Winning this group is a necessity for any team with designs on reaching the latter stages. Second place almost certainly will mean having to play Brazil in the second round in Belo Horizonte. That allows little margin for error for two heavily favoured teams who meet in the group’s first match. What a scene-setter Spain versus Netherlands provides, and then both must hold off the tough challenge of Chile. Finishing at the top also means that Brazil cannot be met until the final in Rio.
The leading storyline is obvious. When Netherlands were drawn to face Spain, there were audible gasps in the auditorium. The second day of the tournament will see probably the tastiest encounter of the group stage, a restaging of 2010’s final.
Spain’s run of success cannot last forever. Age might be catching up with them. They did not look wholly comfortable with conditions in last year’s Confederations Cup, and were especially drained by having to play in the heat of Fortaleza in the semifinal. This looks a tougher group than that in 2010; neither they nor the Dutch can afford to be caught cold. Lose their step early, and Chile should be ready to step in. And beyond that, Brazil likely lie in wait.
Spain, Chile, Netherlands, Australia
Spain: They already have breached new horizons by winning three championships in a row. To win in Brazil would take them beyond immortality. They would have to become the first European team to win in the Americas, and the first team to retain the title since Brazil in 1962. One thing in their favour is that they cannot meet the host until the final if they win the group as expected. Brazil humiliated them in the final of the Confederations Cup. That suggested a fresh vulnerability and the first signs of a dimming of the light. This should be the final stand for Spain’s history-makers.
Netherlands: The previous time the World Cup was held in South America, they lost in the final. They return with a similar status, and have something to prove after their behaviour in 2010’s final besmirched what had previously been a fine tournament. Coach Louis van Gaal has at least made up for the embarrassment of failing to make it to 2002’s final, but in his second spell, he is working with a squad that is undergoing a regeneration. Euro 2012 was an utter disaster. Will they fall out or flourish? The eternal Dutch question.
Chile: In 2010, they were a delight to watch, and continue to be so. Coach Jorge Sampaoli has revived the practices of Argentine compatriot Marcelo Bielsa, and his team are a danger to anyone, as England found out last month at Wembley. Barcelona star Alexis Sanchez is the key man, just as he was four years ago, and he is finding form at his club after two seasons of doubt. Premier League followers will recognise Gary Medel, Cardiff City’s dastardly anchorman. Three wins from four secured their place in the final 32 after Sampaoli replaced the more defensive Claudio Borghi.
Australia: Being in the final 32 is becoming a happy habit after those years in the wilderness from 1974 to 2006. They enter their third straight World Cup with a third different coach and after some upheaval. Unlike the previous two times, the coach will not be a Dutchman, or a German, after Holger Osieck was removed following consecutive friendly defeats to Brazil and France. In came Ange Postecoglou, who is the first A-League boss to get the national job, and the first Australian to manage them in the World Cup. He and his team have been handed a truly daunting task.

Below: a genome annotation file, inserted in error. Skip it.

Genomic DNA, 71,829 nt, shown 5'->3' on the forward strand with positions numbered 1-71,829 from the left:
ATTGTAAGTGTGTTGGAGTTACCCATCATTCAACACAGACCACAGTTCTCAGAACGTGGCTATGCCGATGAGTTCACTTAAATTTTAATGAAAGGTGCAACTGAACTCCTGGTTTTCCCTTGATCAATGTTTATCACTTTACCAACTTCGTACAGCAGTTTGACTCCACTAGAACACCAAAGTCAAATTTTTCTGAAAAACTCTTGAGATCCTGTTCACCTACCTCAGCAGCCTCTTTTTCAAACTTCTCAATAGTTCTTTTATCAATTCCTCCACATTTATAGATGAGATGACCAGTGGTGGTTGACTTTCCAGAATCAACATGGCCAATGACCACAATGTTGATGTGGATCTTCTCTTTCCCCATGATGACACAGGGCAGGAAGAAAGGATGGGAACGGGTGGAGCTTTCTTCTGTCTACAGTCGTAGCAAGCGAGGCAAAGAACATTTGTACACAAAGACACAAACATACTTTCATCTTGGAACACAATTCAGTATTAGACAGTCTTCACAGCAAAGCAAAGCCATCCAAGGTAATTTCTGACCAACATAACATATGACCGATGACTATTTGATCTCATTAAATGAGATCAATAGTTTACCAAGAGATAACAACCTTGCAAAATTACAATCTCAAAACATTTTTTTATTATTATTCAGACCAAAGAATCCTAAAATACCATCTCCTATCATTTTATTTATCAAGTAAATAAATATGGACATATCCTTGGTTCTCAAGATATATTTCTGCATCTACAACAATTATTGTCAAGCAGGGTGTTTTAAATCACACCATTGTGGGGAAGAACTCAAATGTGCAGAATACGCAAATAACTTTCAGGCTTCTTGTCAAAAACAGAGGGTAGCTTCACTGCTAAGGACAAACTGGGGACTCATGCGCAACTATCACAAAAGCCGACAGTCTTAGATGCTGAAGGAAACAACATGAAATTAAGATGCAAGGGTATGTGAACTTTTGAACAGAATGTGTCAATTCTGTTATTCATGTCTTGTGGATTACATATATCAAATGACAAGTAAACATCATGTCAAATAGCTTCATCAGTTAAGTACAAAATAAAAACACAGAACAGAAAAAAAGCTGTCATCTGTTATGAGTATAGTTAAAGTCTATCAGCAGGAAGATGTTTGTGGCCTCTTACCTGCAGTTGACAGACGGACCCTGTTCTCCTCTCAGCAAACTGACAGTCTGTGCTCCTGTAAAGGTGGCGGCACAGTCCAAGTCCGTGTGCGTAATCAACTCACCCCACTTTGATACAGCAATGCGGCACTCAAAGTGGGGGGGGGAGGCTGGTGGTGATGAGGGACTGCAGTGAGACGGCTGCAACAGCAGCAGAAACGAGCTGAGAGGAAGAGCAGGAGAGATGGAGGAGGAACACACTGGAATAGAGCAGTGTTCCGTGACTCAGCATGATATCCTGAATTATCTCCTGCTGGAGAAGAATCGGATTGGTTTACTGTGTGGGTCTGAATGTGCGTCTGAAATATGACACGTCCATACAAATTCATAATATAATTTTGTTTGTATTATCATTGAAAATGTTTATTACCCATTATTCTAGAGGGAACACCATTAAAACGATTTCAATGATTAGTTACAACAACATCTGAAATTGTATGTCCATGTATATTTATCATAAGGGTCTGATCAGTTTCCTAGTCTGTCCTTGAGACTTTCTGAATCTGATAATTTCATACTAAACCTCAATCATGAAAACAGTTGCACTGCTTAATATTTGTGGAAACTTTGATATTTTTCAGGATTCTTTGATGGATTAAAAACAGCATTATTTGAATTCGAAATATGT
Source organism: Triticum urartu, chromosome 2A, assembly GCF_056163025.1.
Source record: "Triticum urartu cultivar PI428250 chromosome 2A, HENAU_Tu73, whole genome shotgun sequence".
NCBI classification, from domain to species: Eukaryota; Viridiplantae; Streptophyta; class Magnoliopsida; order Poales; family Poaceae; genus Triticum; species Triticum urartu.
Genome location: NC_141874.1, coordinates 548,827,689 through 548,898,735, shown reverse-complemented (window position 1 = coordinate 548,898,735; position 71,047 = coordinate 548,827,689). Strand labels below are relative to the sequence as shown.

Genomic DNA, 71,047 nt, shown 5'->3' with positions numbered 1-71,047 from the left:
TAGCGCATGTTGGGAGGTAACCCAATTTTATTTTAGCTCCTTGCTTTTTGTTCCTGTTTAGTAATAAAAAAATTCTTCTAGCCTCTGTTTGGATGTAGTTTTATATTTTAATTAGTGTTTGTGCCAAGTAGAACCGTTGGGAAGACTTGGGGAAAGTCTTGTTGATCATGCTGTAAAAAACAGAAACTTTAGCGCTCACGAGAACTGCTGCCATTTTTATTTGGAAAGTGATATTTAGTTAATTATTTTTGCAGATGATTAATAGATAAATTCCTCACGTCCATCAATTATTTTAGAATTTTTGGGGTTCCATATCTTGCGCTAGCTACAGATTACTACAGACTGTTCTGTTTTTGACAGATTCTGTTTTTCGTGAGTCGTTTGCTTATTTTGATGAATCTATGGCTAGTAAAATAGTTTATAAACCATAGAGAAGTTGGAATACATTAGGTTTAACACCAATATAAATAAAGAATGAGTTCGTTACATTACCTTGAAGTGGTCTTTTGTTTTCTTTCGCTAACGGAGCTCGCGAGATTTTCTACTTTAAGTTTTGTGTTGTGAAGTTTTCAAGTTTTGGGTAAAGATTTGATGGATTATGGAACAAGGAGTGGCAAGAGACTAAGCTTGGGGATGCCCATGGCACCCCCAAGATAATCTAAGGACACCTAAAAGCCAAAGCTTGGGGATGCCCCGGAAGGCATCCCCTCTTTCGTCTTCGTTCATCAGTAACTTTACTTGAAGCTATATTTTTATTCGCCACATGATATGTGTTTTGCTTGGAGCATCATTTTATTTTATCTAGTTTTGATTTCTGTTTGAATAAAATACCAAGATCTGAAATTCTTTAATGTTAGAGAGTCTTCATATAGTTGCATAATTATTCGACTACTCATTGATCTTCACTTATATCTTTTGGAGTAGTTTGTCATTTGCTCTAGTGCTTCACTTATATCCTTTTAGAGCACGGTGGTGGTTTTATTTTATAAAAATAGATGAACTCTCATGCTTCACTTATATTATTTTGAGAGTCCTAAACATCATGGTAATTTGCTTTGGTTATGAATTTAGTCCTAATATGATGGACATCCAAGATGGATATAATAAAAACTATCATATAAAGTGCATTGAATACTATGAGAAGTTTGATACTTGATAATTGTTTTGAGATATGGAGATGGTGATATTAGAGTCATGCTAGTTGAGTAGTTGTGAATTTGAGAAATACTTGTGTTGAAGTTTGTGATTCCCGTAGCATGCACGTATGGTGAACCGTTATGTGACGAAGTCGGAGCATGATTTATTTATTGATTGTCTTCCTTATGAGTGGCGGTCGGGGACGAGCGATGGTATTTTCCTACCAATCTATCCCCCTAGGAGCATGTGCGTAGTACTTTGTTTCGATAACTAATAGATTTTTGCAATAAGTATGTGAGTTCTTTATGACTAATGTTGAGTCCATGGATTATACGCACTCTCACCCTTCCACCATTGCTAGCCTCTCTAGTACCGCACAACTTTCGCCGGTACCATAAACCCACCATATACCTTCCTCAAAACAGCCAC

Best individual battle: Gerard Pique vs. Alexis Sanchez
Two Barcelona colleagues who know all about each other, will meet up in Rio at the Maracana in their teams’ second match. Sanchez caused all sorts of trouble for Spain when the two met in Pretoria in a group game in 2010, as he made his reputation as one of the world’s most sought-after talents. Pique and Carles Puyol narrowly held him off then, but Spain’s defence does not seem as tight as it once did. Sanchez, excellent at Wembley three weeks ago, has been in fine form, as he finally steps from the shadow of Lionel Messi.
Best game: Spain vs. Netherlands
Salvador is treated to a reunion of the protagonists from 2010 World Cup final. It is to be hoped that the match is played in a better spirit than last time, and it seems highly unlikely that Howard Webb will be given the job of officiating the occasion. There will be plenty of survivors from Soccer City on show, with Andres Iniesta -- scorer of the winner in Johannesburg -- most likely at the centre again. Perhaps this being a group opener -- habitually cagey occasions -- will take the sting out of it. Spain have begun their past two tournaments slowly, so Netherlands may profit from that.
X factor: Fast start needed
The opening match should set the tone. Which Netherlands shows up, and are Spain able to switch back into tournament mode? Chile, more used to the climate and working well as a unit, may come between the both of them. The Europeans might have to consider that they have not been forced to play anywhere where the climate is too restrictive or too far to travel. Australia have to be seen as the whipping boy and fighting for pride, but a shock draw against the expected qualifiers may let in Chile. And there is no greater variable in world football than that Dutch temperament.
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